Ukraine will inevitably have to make territorial concessions, NATO Secretary General Jens Stoltenberg said at a meeting with Finnish President Sauli Niinisto on June 12. According to a number of experts, Prime Ministers of Germany and Italy, Olaf Scholz and Mario Draghi, and French President Emmanuel Macron are going to convey the same message to the Kiev authorities during their trip to Ukraine scheduled for June 15 (though Scholz’s visit has not been confirmed officially yet), Vedomosti notes.
"The West, first and foremost Europe, can see that efforts to support Kiev in the current conflict through weapons supplies and economic assistance are failing to produce the result that was expected in the spring," Head of the European Political Research Department at the Institute of World Economy and International Relations Pavel Timofeyev pointed out. It’s unclear how long the European Union will be able to ensure the pressure coming from rising military spending and financial injections into Ukraine, which are adding to the food security issues, the analyst added.
"It’s possible that the Europeans will come up with their own anti-crisis plan stipulating that Kiev will have to abandon some of its territories in return for further financial support," said Artem Sokolov, a researcher at the Moscow State Institute of International Relations’ Center for European Studies. According to him, the talks will to a large extent depend on the situation in the combat zone.
The Americans are unlikely to be unaware of European peace initiatives, former Director of the Franklin D. Roosevelt Foundation for United States Studies at Moscow State University Yury Rogulev emphasized. If things go wrong, it’s Germany, France and Italy that will be to blame for "betraying" Ukraine, while Washington and London will be able to wash their hands of it, the expert noted.
Beijing has made progress in improving its nuclear weapons but will use them only for defense purposes, Chinese Defense Minister Wei Fenghe said at a Singapore forum. The US insists that China has abandoned a strategy based around minimal deterrence, while the Stockholm International Peace Research Institute warns that the risk of a nuclear confrontation has reached the highest level since the Cold War, Nezavisimaya Gazeta writes.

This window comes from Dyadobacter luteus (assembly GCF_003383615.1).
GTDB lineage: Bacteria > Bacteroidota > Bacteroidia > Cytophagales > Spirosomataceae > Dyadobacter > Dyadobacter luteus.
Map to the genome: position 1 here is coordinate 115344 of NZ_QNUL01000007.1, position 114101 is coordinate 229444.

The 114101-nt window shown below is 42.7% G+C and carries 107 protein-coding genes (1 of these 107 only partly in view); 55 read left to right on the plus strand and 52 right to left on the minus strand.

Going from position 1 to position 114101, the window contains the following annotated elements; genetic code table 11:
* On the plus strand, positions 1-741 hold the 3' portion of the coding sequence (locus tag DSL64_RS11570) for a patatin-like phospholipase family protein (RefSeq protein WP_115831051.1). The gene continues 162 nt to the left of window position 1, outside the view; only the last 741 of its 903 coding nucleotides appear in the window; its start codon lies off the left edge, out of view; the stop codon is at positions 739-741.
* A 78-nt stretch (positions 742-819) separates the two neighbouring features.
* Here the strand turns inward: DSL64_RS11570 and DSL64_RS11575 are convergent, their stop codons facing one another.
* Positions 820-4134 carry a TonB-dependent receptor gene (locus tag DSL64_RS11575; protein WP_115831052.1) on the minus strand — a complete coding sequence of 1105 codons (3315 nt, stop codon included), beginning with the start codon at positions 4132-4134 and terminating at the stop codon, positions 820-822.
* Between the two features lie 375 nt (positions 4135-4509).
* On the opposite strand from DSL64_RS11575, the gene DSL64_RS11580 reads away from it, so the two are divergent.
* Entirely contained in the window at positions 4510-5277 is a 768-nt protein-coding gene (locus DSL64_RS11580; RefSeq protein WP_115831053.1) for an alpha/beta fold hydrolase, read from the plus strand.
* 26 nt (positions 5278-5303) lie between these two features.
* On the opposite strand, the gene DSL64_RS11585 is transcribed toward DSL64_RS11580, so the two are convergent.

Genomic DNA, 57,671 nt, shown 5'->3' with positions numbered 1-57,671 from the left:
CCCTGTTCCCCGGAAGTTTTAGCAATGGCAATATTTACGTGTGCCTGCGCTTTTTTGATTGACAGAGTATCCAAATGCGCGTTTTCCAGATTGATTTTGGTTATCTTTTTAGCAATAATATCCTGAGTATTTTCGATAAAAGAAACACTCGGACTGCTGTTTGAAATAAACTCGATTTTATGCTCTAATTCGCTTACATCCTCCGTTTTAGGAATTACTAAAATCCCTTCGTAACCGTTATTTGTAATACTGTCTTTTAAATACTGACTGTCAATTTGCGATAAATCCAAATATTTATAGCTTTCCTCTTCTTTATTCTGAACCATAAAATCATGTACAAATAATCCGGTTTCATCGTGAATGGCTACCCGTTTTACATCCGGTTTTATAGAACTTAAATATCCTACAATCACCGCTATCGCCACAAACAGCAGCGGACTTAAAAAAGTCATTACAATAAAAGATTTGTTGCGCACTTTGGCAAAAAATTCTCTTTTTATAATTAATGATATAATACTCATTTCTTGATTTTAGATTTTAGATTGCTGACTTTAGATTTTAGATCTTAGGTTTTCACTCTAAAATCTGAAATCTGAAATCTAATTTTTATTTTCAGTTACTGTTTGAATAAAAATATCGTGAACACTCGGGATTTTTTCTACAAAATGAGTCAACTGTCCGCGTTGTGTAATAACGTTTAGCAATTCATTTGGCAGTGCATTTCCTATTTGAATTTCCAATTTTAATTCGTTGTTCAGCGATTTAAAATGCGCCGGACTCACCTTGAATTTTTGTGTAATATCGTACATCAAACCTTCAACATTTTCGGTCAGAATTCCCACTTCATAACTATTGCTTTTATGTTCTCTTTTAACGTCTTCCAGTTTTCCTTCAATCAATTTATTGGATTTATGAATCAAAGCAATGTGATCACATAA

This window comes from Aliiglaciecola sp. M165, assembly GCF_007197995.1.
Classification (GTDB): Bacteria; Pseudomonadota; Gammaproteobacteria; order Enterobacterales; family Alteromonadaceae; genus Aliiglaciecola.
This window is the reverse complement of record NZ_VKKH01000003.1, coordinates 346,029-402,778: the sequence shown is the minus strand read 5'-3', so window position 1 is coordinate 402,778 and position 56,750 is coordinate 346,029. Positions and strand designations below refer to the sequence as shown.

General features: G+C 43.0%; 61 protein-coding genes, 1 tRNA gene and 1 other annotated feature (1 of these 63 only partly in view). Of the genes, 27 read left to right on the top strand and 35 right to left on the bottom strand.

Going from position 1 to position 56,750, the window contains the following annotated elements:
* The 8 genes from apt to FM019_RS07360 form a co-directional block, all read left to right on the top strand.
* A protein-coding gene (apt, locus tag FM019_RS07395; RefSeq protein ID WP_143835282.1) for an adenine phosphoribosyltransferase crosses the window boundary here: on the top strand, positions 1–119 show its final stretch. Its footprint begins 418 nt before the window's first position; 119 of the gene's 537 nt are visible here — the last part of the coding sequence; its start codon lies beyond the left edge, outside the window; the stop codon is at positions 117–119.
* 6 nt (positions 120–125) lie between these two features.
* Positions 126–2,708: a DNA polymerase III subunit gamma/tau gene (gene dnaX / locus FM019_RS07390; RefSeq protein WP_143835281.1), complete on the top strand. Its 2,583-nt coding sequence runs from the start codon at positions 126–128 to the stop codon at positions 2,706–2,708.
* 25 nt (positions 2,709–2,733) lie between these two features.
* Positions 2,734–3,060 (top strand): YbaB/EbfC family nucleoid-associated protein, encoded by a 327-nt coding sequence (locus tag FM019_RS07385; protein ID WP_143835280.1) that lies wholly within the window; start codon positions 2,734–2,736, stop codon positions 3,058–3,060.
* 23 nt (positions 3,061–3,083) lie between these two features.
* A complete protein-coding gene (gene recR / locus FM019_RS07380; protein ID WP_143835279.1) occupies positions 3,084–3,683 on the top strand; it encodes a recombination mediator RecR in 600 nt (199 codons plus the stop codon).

According to the Pentagon, China had some 200 nuclear warheads in 2020. Back then, Beijing claimed that its nuclear forces were tiny compared to those of the US and Russia but stressed that it was ready to join arms control talks based on equality. However, it was before the launch of Russia’s special military operation in Ukraine, which further raised suspicions between Beijing and Washington.
"China’s strategic nuclear forces have been rapidly developing for the past ten years," Higher School of Economics Senior Research Fellow Vasily Kashin pointed out. "China currently has three types of intercontinental ballistic missiles. A thing to note is that there are three versions of the DF-41 missile, including a silo-launched, a road-mobile and a rail-launched one. China is ahead of everyone, even Russia, in terms of the range of delivery means. Work is underway on hypersonic units for intercontinental ballistic missiles. It was assumed earlier that China’s nuclear arms were only designed for preventing a nuclear attack on the country and opposing nuclear blackmail. The reason was that China had limited resources and low technological capabilities. But now that China has turned into an industrial superpower, it is changing its approaches," the expert stressed.
After Biden came to power, Moscow and Washington managed to extend the New Strategic Arms Reductions Treaty for five years. However, there are no talks amid developments in Ukraine and the matter of China joining the Russia-US dialogue is closed, Kashin noted.
Pro-presidential movements in France’s parliament may be edged out by leftist opposition parties as both political poles have about the same support, the preliminary results of the first round of parliamentary elections show. The loss of a majority in the National Assembly may become a problem for President Emmanuel Macron because if there aren’t enough of his supporters in parliament, he will have to make agreements with other parties. It means that an opposition candidate may become head of the government and the president will have more dilemmas pursuing his policies, Izvestia notes.